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Former QUB's Malone Road offices could become guest house and cafe

By Emma Deighan

Former Queen's University Belfast office buildings on Malone Road could be converted into 18-bed guest accommodation and a cafe as an application by a pension fund awaits approval.

The scheme to convert 43-45 Malone Road, opposite Chlorine Gardens and close to the Botanic Inn was made by planning consultancy Clyde Shanks.

The firm requested planning permission to convert the empty offices that can also count the Abacus Chinese restaurant, The Barking Dog and The Eglantine as neighbours.

Clyde Shanks, which submitted the plans on behalf of its client Windyhill Farm Ltd Pension Fund, has also submitted a separate listed building consent application for the B2 building.

A spokesperson at Clyde Shanks said the construction was "subject to consultees being satisfied" by plans.

The application follows on from the release of the Northern Ireland Statistics and Research Agency's (NISRA) 2017 tourism figures. They revealed that visitor numbers here have grown, alongside visitor spend which hit a record £926m.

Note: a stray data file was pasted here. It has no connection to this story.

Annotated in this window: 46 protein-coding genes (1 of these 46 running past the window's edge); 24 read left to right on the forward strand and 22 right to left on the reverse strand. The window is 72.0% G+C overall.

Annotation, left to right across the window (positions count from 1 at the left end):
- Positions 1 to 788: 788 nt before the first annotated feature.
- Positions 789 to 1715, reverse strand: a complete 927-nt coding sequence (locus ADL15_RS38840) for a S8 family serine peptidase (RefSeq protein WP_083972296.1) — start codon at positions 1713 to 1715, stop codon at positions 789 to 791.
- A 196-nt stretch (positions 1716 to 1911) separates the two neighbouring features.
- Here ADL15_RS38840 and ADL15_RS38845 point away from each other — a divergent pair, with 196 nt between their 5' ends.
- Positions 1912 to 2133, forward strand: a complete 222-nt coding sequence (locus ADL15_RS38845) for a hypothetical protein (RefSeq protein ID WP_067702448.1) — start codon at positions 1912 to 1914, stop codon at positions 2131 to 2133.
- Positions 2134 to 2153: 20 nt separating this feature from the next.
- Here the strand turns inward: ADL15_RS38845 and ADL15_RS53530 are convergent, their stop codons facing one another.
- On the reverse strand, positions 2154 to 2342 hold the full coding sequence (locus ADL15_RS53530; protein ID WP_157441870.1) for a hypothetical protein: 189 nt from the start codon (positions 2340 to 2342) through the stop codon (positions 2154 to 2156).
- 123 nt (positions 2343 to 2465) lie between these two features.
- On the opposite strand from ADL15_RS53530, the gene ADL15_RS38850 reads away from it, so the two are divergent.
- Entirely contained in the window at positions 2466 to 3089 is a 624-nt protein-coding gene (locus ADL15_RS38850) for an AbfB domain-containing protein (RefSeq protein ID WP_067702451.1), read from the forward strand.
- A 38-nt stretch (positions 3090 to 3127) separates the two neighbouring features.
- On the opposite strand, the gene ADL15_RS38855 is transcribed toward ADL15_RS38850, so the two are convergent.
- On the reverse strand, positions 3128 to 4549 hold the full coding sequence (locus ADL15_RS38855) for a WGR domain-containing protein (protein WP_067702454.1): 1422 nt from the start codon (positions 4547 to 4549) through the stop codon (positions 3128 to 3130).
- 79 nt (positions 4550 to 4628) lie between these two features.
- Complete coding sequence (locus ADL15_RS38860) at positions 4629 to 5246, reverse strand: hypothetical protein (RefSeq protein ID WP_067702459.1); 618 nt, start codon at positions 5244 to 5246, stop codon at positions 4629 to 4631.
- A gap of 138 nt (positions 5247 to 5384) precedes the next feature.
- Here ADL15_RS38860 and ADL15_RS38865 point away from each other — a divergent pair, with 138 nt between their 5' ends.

Among the winners in the accommodation sector here were hotels which enjoyed 73% occupancy. Guesthouses and guest accommodation, as well as B&Bs, experienced a lower 37% occupancy.

Janice Gault, chief executive of the Northern Ireland Hotel Federation (NIHF), said a rise in visitors and overnight stays here is positive but with an influx of up to 40% more rooms set to join the market there will be both "challenges and opportunities" for the region.

She said: "It is important that growth continues to meet the increase in supply. The 2017 figures give rise for optimism but in order to reach our true potential and catch up with other destinations it is imperative that tourism is seen as a priority sector for Northern Ireland with policies that reflect its role as a key economic driver."

Christina McCartan, owner of guest accommodation Ballycanal Manor in Moira, has risen to the challenge presented by the stream of new hotels on the market.

She said: "They have increased the standards of decor and interiors for smaller establishments and they've made it more competitive.

"To challenge that, the smaller operators need to play on their selling points which is the artisan product, the building, the decor, the people and the story behind it. I think that's something that many of the larger hotels cannot create."

Ms McCartan has embarked on a complete refurbishment of her property with plans for a museum element which will be introduced this autumn.

Asked if she had benefited from the growing tourism industry here, she added: "People used to come for a specific reason -an event or business - b ut now they're coming because they are curious about the story of Northern Ireland."

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